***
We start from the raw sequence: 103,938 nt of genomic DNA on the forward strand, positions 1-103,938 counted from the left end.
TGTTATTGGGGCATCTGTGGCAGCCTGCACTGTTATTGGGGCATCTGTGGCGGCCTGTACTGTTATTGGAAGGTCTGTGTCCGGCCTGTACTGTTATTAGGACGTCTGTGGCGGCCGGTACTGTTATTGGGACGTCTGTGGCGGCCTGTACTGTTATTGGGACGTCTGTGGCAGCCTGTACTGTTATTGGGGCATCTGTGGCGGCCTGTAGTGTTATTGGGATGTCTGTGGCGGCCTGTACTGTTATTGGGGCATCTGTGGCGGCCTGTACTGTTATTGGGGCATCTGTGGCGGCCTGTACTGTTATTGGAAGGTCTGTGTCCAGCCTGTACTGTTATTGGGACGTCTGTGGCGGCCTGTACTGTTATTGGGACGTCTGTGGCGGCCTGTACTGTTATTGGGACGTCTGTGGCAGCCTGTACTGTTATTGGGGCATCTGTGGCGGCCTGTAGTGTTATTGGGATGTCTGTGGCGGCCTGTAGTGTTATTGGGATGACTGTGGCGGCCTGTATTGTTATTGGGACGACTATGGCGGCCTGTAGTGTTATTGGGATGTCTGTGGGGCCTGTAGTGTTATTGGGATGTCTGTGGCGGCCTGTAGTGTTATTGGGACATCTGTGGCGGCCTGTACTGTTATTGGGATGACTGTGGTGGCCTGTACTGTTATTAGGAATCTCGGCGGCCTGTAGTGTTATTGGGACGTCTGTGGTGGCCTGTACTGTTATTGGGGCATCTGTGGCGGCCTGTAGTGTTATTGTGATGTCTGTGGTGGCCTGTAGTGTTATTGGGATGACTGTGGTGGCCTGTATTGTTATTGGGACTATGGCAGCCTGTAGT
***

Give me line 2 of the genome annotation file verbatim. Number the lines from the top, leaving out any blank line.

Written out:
TGTTATTGGGGCATCTGTGGCAGCCTGCACTGTTATTGGGGCATCTGTGGCGGCCTGTACTGTTATTGGAAGGTCTGTGTCCGGCCTGTACTGTTATTAGGACGTCTGTGGCGGCCGGTACTGTTATTGGGACGTCTGTGGCGGCCTGTACTGTTATTGGGACGTCTGTGGCAGCCTGTACTGTTATTGGGGCATCTGTGGCGGCCTGTAGTGTTATTGGGATGTCTGTGGCGGCCTGTACTGTTATTGGGGCATCTGTGGCGGCCTGTACTGTTATTGGGGCATCTGTGGCGGCCTGTACTGTTATTGGAAGGTCTGTGTCCAGCCTGTACTGTTATTGGGACGTCTGTGGCGGCCTGTACTGTTATTGGGACGTCTGTGGCGGCCTGTACTGTTATTGGGACGTCTGTGGCAGCCTGTACTGTTATTGGGGCATCTGTGGCGGCCTGTAGTGTTATTGGGATGTCTGTGGCGGCCTGTAGTGTTATTGGGATGACTGTGGCGGCCTGTATTGTTATTGGGACGACTATGGCGGCCTGTAGTGTTATTGGGATGTCTGTGGGGCCTGTAGTGTTATTGGGATGTCTGTGGCGGCCTGTAGTGTTATTGGGACATCTGTGGCGGCCTGTACTGTTATTGGGATGACTGTGGTGGCCTGTACTGTTATTAGGAATCTCGGCGGCCTGTAGTGTTATTGGGACGTCTGTGGTGGCCTGTACTGTTATTGGGGCATCTGTGGCGGCCTGTAGTGTTATTGTGATGTCTGTGGTGGCCTGTAGTGTTATTGGGATGACTGTGGTGGCCTGTATTGTTATTGGGACTATGGCAGCCTGTAGT